The virality of Bin Laden’s letter reminded me of an essay I wrote last year, sparked by a woman starting a confrontation with me outside a market over my dog (she ended up chasing me in her car as I tried to leave the situation; the police sided with me and said I’d done nothing wrong and gave me their sympathies). In the essay I argued that are two types of evil people: moralists and sadists. Sadists are the classically evil kind of person—they are essentially brutes who get off on causing pain. Often their motives are simple, like low-impulse control or psychosexual motives, they are usually men, and they (generally) can’t accrue that much power in modern society (despite the media stereotype of Hannibal Lector type characters, most actual diagnosed psychopaths clinically have a low IQ and have been in and out of the prison system).
So then what is a moralist? As I described it:
We can pretend to be phrenologists for a moment and imagine that morality is a specific module of the human brain, a self-contained lump of gray matter. A moralist is someone with an overdeveloped moral lobe. And having such an overdeveloped sense of morality is pretty much the only way you can get on a plane and kill yourself and thousands of other people.
I think moralists are far more to blame for the worst ills of history than psychopaths, as uncomfortable as that is to believe. As I wrote then:
It sounds trite, but somehow it gets forgotten no one willingly wears a sign on their chest saying “I’m evil.” People love to gawk over the fact that Hitler loved dogs and was a vegetarian, indeed, he would pester his dinner companions with pictures of animal slaughter to dissuade them from eating meat, arguing that it was needless suffering. To this day, the animal cruelty laws in Germany are the same laws the Nazis originally passed. This is not some contradictory aspect of Hitler and the Nazis. It’s the other way around—Hitler’s strong sense of morality was the cause of the evil he sowed, and his beliefs about killing the “bad guys” and not eating meat were, from his perspective, never in contradiction. In fact, they stemmed from the exact same aspect of his psychology. All the Nazi higher-ups were evil racists, but I think most were evil racists not because they were sadists, but because they were moralists looking for someone to blame, and, having settled upon a group of people they thought were the baddies, did unimaginably horrible things to them. And I’m willing to say the exact same things about the terrorists who so defined my childhood, the people who flew planes into the Twin Towers. They too thought they were doing good. They were moralists.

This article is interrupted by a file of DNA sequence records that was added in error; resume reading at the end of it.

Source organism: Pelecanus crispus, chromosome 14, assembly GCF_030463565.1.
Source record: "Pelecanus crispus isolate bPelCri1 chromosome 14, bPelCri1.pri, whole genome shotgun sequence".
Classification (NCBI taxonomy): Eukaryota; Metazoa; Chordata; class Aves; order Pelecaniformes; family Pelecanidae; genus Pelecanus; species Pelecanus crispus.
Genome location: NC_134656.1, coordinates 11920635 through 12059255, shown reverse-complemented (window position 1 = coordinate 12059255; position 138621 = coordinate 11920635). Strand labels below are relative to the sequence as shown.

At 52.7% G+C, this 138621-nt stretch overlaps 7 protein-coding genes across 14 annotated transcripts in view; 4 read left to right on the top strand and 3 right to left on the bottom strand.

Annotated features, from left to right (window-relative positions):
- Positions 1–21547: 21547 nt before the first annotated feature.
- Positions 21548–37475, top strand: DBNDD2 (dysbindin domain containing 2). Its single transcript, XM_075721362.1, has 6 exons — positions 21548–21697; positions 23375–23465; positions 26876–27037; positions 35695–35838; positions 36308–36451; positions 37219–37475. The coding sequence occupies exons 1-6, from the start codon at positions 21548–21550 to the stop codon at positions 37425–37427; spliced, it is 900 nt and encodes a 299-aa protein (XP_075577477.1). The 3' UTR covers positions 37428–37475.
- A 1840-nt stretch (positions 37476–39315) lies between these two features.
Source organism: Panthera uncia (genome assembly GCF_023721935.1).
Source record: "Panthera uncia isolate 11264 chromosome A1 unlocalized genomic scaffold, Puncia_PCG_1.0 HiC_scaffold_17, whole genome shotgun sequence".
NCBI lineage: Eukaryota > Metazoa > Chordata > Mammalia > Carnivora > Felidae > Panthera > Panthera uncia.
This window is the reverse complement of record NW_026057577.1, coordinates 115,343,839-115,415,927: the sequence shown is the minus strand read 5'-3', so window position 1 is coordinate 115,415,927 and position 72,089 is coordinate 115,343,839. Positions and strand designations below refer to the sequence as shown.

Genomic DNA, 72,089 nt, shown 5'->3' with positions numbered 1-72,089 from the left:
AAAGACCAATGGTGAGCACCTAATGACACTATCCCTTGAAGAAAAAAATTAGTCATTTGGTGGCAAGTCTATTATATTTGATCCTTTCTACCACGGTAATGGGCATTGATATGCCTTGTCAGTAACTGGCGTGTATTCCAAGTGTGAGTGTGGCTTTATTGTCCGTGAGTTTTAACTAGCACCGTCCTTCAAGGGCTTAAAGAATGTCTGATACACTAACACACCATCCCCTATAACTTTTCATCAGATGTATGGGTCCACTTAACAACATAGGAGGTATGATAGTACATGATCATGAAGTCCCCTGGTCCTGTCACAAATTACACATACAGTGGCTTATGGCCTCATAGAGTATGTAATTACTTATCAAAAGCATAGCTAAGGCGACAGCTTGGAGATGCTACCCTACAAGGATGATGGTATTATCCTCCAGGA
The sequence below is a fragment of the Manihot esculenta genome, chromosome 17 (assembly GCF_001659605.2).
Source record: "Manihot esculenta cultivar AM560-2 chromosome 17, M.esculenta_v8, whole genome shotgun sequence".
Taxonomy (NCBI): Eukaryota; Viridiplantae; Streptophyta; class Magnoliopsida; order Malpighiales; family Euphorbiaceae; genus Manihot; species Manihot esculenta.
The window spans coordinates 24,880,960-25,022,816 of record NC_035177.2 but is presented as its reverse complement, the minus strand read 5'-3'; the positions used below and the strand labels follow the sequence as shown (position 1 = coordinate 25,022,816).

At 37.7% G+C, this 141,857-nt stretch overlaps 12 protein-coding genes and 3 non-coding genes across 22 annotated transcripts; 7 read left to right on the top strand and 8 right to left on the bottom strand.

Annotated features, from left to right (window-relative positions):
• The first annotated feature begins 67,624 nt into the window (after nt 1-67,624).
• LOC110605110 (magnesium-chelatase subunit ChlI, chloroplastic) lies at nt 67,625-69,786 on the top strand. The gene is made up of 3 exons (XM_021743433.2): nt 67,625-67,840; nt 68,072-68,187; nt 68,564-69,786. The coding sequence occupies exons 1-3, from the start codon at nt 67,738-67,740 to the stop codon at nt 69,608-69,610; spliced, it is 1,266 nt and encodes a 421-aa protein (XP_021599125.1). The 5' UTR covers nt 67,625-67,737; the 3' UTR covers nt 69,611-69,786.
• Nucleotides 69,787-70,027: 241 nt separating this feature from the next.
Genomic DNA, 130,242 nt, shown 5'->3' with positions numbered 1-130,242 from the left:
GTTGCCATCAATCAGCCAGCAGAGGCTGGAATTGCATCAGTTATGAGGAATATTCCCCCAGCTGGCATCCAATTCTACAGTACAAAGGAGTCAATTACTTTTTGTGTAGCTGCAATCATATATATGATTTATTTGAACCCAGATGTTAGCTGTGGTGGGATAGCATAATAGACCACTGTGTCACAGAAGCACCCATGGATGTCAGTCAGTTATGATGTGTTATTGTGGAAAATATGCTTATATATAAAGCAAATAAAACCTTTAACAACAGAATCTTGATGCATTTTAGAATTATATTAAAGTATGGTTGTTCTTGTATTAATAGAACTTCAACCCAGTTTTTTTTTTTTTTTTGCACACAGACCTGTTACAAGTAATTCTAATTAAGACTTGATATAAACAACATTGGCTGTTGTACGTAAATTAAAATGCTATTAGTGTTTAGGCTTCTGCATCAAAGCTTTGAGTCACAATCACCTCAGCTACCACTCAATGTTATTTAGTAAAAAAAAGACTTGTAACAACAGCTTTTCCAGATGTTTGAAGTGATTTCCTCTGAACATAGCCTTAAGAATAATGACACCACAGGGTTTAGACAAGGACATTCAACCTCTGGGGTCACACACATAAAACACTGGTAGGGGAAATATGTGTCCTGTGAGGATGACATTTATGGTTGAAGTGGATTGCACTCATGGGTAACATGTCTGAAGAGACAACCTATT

Bin Laden’s letter is a masterclass in moralism. He stands on a soapbox and wags his finger about our lack of manners and principles:
What we call you to thirdly is to take an honest stance with yourselves—and I doubt you will do so—to discover that you are a nation without principles or manners, and that the values and principles to you are something which you merely demand from others, not that which you yourself must adhere to.
But guess what? Hitler (failed artist) had “reasonably structured” arguments; so did Rudolf Höss, the commandant of Auschwitz (originally destined to be a priest); so did Pol Pot (violinist, theater geek); so did Stalin (another trainee priest). These people became such horrible perversions because moralists are uniquely susceptible to something that resembles a sort of demonic possession. Their moralism gets twisted in on itself, a blackened old root of a thing, but immensely powerful, powerful enough to turn the world around them to ash. Evil is just good, corrupted.